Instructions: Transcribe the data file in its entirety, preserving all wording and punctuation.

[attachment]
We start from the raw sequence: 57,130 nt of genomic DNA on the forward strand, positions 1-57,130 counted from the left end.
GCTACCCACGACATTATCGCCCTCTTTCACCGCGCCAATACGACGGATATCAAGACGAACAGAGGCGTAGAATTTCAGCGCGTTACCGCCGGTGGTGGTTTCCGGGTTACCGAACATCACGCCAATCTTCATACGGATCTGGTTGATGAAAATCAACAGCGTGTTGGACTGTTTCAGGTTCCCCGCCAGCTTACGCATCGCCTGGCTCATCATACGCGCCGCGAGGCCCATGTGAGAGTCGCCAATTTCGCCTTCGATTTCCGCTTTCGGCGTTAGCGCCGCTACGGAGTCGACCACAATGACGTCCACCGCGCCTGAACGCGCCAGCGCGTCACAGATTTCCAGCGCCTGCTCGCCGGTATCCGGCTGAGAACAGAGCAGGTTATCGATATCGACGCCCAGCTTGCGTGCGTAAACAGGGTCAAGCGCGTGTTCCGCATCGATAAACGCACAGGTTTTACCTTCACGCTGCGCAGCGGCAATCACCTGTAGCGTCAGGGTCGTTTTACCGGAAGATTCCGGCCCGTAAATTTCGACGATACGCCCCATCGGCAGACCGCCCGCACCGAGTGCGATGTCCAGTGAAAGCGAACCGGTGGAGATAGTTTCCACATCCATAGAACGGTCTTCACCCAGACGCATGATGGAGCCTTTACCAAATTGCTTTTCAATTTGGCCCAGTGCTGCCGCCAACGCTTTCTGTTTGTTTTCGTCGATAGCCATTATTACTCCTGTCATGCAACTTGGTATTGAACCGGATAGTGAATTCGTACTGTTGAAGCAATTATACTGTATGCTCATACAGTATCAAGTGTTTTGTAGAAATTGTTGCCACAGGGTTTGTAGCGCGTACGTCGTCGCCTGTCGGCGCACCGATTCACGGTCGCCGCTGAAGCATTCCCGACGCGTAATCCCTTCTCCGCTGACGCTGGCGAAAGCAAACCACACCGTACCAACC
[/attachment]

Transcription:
We start from the raw sequence: 57,130 nt of genomic DNA on the forward strand, positions 1-57,130 counted from the left end.
GCTACCCACGACATTATCGCCCTCTTTCACCGCGCCAATACGACGGATATCAAGACGAACAGAGGCGTAGAATTTCAGCGCGTTACCGCCGGTGGTGGTTTCCGGGTTACCGAACATCACGCCAATCTTCATACGGATCTGGTTGATGAAAATCAACAGCGTGTTGGACTGTTTCAGGTTCCCCGCCAGCTTACGCATCGCCTGGCTCATCATACGCGCCGCGAGGCCCATGTGAGAGTCGCCAATTTCGCCTTCGATTTCCGCTTTCGGCGTTAGCGCCGCTACGGAGTCGACCACAATGACGTCCACCGCGCCTGAACGCGCCAGCGCGTCACAGATTTCCAGCGCCTGCTCGCCGGTATCCGGCTGAGAACAGAGCAGGTTATCGATATCGACGCCCAGCTTGCGTGCGTAAACAGGGTCAAGCGCGTGTTCCGCATCGATAAACGCACAGGTTTTACCTTCACGCTGCGCAGCGGCAATCACCTGTAGCGTCAGGGTCGTTTTACCGGAAGATTCCGGCCCGTAAATTTCGACGATACGCCCCATCGGCAGACCGCCCGCACCGAGTGCGATGTCCAGTGAAAGCGAACCGGTGGAGATAGTTTCCACATCCATAGAACGGTCTTCACCCAGACGCATGATGGAGCCTTTACCAAATTGCTTTTCAATTTGGCCCAGTGCTGCCGCCAACGCTTTCTGTTTGTTTTCGTCGATAGCCATTATTACTCCTGTCATGCAACTTGGTATTGAACCGGATAGTGAATTCGTACTGTTGAAGCAATTATACTGTATGCTCATACAGTATCAAGTGTTTTGTAGAAATTGTTGCCACAGGGTTTGTAGCGCGTACGTCGTCGCCTGTCGGCGCACCGATTCACGGTCGCCGCTGAAGCATTCCCGACGCGTAATCCCTTCTCCGCTGACGCTGGCGAAAGCAAACCACACCGTACCAACC